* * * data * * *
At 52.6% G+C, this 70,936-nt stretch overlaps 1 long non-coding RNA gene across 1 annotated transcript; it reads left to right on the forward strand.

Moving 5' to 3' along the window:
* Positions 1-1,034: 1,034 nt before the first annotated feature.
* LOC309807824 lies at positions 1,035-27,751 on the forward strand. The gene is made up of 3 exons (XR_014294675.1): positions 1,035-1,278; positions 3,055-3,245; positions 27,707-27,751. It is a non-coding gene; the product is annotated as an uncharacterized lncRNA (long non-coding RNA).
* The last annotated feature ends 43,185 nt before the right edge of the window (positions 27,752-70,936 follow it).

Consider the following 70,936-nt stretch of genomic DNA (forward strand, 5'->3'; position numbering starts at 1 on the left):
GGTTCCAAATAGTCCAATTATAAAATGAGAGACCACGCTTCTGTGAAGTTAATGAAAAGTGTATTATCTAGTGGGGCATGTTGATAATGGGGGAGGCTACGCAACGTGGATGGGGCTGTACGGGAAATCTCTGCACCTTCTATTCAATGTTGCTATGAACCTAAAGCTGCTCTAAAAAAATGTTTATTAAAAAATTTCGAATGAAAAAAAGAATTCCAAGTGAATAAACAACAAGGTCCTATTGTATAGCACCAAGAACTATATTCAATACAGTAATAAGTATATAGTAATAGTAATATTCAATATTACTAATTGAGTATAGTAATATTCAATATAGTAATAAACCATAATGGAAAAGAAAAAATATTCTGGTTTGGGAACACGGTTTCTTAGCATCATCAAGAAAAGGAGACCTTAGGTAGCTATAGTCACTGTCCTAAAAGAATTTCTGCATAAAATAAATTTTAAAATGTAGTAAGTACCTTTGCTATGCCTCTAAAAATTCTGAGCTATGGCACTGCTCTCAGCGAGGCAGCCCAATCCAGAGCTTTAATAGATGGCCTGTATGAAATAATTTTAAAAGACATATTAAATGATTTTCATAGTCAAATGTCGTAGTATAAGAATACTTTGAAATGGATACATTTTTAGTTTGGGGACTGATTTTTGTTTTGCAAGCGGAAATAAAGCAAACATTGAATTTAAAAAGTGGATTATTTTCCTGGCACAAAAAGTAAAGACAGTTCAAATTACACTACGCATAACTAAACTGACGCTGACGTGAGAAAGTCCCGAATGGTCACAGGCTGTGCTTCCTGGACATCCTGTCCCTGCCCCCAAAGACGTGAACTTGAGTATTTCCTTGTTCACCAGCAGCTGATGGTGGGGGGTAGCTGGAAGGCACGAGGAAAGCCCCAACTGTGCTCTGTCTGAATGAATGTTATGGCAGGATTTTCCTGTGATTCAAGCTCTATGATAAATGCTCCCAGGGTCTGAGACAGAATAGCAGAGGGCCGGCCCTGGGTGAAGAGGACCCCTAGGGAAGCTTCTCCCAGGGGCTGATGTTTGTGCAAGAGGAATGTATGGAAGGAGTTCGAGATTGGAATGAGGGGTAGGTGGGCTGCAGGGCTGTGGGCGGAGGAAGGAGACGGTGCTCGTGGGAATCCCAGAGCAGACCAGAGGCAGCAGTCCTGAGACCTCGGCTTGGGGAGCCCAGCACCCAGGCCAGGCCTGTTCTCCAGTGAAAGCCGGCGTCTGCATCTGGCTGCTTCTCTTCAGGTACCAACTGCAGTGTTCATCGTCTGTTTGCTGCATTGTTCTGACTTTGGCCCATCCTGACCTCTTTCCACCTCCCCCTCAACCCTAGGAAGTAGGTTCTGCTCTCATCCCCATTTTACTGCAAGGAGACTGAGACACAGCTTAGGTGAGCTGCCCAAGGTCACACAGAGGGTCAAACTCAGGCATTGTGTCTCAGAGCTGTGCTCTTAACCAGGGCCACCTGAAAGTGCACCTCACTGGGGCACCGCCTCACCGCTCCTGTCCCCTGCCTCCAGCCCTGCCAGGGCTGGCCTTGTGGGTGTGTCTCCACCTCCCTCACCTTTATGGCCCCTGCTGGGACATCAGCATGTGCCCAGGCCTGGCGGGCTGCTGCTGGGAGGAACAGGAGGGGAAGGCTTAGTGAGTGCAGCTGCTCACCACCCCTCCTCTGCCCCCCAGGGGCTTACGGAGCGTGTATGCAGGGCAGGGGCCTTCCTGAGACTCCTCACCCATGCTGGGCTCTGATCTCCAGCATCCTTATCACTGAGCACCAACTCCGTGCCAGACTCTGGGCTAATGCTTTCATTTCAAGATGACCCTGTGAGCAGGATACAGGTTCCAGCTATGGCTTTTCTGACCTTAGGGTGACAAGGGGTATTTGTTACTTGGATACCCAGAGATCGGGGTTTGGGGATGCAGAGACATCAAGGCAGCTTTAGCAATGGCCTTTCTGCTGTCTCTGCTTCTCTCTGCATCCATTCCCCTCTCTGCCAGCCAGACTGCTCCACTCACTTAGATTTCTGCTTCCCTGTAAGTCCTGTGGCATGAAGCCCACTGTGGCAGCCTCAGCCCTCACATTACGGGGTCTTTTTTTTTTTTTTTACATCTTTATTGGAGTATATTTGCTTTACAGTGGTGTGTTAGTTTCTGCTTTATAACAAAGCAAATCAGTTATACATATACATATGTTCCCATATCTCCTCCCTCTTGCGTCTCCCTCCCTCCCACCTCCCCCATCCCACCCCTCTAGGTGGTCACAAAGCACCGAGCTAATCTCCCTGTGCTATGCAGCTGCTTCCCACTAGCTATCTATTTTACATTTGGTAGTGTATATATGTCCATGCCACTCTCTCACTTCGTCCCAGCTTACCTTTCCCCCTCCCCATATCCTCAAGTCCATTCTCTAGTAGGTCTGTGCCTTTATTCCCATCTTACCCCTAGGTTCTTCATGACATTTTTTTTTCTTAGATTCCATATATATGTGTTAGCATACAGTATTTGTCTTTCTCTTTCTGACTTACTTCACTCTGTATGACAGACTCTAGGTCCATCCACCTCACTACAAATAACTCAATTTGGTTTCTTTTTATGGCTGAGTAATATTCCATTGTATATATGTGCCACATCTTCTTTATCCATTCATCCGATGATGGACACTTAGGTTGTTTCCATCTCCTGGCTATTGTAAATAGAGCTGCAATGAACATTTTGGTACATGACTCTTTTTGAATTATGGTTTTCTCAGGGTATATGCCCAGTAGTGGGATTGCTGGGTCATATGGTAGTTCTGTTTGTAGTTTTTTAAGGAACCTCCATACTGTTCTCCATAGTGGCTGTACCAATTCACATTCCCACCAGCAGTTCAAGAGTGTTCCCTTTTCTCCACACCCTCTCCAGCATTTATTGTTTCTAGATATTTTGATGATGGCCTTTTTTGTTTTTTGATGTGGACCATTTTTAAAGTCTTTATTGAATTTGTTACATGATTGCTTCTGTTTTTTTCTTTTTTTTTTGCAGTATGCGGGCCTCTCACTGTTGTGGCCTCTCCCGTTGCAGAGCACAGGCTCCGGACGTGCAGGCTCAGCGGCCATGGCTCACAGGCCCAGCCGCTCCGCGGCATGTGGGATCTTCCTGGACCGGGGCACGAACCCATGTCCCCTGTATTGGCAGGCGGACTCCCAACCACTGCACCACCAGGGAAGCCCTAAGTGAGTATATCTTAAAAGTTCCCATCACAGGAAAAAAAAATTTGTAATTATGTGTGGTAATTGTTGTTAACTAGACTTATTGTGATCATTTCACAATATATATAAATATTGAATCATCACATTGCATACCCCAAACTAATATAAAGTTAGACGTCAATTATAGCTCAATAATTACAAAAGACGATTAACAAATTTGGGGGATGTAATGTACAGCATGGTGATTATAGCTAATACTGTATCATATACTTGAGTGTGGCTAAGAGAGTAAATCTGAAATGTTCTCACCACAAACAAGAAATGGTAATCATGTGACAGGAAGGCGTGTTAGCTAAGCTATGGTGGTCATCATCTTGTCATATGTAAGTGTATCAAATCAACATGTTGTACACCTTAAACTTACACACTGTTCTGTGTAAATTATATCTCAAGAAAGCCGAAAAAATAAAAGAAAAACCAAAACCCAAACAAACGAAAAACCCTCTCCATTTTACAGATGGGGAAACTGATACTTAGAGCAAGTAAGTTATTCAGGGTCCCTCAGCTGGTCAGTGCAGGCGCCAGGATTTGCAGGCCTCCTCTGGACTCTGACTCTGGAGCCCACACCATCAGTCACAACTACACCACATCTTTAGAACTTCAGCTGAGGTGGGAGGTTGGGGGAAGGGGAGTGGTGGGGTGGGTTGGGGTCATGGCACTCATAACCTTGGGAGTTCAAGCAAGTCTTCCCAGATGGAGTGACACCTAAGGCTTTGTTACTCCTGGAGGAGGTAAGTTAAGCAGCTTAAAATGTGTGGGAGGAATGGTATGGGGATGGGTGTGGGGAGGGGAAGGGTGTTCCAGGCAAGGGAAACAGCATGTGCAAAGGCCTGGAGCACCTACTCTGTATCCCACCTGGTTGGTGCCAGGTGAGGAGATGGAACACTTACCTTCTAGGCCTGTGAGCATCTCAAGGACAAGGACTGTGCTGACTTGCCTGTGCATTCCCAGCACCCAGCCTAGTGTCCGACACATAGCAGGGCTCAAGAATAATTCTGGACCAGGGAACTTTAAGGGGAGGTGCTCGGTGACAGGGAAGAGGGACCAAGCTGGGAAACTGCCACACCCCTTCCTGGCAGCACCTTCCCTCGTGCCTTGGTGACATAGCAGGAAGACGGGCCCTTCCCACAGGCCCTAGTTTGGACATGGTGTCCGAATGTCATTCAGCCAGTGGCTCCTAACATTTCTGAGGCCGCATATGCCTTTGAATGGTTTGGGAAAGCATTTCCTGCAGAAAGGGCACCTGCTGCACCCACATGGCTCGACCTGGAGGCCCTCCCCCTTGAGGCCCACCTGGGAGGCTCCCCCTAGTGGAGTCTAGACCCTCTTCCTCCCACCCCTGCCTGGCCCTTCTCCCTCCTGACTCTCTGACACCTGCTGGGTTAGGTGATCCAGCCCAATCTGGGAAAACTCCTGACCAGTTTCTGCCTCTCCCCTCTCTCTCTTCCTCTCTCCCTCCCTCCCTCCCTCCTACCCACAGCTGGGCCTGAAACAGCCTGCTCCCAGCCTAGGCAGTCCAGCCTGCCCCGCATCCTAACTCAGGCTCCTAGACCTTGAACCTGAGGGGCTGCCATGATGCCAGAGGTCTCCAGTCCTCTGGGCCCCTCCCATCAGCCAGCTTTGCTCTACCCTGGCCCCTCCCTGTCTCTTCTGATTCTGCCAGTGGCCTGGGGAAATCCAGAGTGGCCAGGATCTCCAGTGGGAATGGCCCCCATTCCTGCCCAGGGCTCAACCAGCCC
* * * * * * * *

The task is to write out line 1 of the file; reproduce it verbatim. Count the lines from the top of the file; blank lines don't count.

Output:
At 52.6% G+C, this 70,936-nt stretch overlaps 1 long non-coding RNA gene across 1 annotated transcript; it reads left to right on the forward strand.